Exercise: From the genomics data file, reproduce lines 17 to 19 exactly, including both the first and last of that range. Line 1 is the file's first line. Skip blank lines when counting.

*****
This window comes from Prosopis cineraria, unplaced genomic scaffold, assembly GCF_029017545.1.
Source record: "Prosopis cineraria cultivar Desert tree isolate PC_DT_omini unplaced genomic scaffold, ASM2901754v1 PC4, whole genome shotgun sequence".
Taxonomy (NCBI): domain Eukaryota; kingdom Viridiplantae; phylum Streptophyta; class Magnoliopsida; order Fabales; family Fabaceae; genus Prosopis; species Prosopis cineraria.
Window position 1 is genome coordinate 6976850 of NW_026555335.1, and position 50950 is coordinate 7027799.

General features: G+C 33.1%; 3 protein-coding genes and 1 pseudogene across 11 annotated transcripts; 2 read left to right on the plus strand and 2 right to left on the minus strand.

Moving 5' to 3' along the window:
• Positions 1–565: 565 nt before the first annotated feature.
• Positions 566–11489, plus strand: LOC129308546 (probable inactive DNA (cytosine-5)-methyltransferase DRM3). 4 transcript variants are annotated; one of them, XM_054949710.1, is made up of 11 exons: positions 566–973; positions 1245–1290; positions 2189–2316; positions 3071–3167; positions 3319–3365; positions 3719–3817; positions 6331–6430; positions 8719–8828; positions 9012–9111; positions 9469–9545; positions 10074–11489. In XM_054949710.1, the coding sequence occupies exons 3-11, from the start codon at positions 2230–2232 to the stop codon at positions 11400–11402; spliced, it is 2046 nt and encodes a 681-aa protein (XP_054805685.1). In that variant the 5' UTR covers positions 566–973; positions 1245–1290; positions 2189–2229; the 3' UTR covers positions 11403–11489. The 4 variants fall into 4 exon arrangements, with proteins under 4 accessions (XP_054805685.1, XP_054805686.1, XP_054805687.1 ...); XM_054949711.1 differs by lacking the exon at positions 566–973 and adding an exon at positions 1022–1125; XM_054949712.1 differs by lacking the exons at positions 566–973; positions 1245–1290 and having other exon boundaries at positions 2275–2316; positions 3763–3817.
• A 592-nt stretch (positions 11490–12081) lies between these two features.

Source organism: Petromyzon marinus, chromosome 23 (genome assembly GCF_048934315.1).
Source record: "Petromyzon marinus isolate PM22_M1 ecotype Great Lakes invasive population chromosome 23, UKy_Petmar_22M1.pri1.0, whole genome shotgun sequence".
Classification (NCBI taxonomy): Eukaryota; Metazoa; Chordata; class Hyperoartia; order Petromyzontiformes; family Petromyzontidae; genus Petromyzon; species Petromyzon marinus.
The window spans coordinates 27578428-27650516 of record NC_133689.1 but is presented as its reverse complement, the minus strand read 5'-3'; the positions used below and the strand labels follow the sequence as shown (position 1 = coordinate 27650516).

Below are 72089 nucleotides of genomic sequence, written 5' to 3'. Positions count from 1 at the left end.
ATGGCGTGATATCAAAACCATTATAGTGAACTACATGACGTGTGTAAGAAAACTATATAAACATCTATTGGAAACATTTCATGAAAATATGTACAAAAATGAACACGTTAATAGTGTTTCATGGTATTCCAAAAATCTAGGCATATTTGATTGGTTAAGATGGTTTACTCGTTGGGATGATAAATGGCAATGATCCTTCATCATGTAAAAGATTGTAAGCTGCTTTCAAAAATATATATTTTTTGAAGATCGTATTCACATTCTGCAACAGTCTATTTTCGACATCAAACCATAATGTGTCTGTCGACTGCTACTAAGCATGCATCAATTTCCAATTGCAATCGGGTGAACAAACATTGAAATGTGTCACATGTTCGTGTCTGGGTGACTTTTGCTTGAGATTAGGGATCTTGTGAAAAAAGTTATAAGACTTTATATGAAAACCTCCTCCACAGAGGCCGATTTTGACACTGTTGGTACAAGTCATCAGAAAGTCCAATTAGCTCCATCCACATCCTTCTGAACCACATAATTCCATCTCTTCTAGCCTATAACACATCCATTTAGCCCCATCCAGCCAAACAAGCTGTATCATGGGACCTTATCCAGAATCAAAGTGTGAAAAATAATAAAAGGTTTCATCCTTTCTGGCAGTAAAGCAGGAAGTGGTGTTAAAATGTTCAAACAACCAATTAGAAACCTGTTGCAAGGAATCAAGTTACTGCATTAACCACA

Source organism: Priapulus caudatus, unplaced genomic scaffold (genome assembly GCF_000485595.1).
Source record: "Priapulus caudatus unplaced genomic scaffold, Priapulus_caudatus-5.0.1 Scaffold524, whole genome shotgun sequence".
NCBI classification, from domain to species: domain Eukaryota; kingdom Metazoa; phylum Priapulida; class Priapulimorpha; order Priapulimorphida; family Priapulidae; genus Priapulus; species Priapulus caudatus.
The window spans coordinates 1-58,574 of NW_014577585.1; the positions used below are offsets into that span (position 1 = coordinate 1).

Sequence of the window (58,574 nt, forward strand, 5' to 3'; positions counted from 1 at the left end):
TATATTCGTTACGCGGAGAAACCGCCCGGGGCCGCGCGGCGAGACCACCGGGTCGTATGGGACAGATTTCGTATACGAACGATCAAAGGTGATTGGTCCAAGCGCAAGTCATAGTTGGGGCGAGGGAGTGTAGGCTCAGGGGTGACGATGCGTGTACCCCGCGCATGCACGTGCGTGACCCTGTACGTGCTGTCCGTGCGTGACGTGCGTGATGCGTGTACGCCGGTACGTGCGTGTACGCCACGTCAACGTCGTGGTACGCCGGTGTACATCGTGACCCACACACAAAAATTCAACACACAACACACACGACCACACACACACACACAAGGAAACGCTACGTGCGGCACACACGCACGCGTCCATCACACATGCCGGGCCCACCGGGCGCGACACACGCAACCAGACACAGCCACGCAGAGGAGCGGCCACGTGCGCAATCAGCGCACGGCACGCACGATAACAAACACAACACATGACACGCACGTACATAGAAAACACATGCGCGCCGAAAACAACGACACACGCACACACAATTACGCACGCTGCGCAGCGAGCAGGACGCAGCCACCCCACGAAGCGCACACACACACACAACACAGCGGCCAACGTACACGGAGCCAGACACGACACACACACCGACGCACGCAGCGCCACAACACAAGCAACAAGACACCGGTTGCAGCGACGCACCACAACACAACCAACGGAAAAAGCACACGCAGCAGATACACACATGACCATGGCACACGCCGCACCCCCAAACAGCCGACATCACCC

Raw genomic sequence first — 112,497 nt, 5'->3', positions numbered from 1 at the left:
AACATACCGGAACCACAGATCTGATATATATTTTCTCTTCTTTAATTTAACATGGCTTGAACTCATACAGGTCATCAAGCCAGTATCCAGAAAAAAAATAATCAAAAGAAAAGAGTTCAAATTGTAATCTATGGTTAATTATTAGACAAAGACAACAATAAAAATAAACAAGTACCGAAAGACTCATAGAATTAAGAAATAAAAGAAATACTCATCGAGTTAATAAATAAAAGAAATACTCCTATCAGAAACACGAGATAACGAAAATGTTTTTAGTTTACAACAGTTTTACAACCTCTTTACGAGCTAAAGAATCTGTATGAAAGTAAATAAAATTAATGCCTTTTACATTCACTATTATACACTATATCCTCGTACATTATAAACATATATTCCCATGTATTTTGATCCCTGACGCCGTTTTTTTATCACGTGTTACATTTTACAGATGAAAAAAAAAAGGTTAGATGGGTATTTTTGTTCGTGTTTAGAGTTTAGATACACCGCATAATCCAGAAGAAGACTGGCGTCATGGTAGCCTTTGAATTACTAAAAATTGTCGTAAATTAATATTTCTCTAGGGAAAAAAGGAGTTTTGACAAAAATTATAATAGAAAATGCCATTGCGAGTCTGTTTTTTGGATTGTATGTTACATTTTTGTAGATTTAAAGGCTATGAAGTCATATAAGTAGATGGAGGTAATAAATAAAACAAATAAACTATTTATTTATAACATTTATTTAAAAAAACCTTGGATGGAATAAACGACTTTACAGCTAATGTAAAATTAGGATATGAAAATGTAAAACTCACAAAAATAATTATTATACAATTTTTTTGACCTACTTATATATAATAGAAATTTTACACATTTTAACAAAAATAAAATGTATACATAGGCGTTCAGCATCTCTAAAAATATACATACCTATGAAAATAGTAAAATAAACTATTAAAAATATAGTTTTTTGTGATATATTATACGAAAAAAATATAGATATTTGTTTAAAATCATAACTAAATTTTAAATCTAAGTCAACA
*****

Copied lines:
Source record: "Priapulus caudatus unplaced genomic scaffold, Priapulus_caudatus-5.0.1 Scaffold524, whole genome shotgun sequence".
NCBI classification, from domain to species: domain Eukaryota; kingdom Metazoa; phylum Priapulida; class Priapulimorpha; order Priapulimorphida; family Priapulidae; genus Priapulus; species Priapulus caudatus.
The window spans coordinates 1-58,574 of NW_014577585.1; the positions used below are offsets into that span (position 1 = coordinate 1).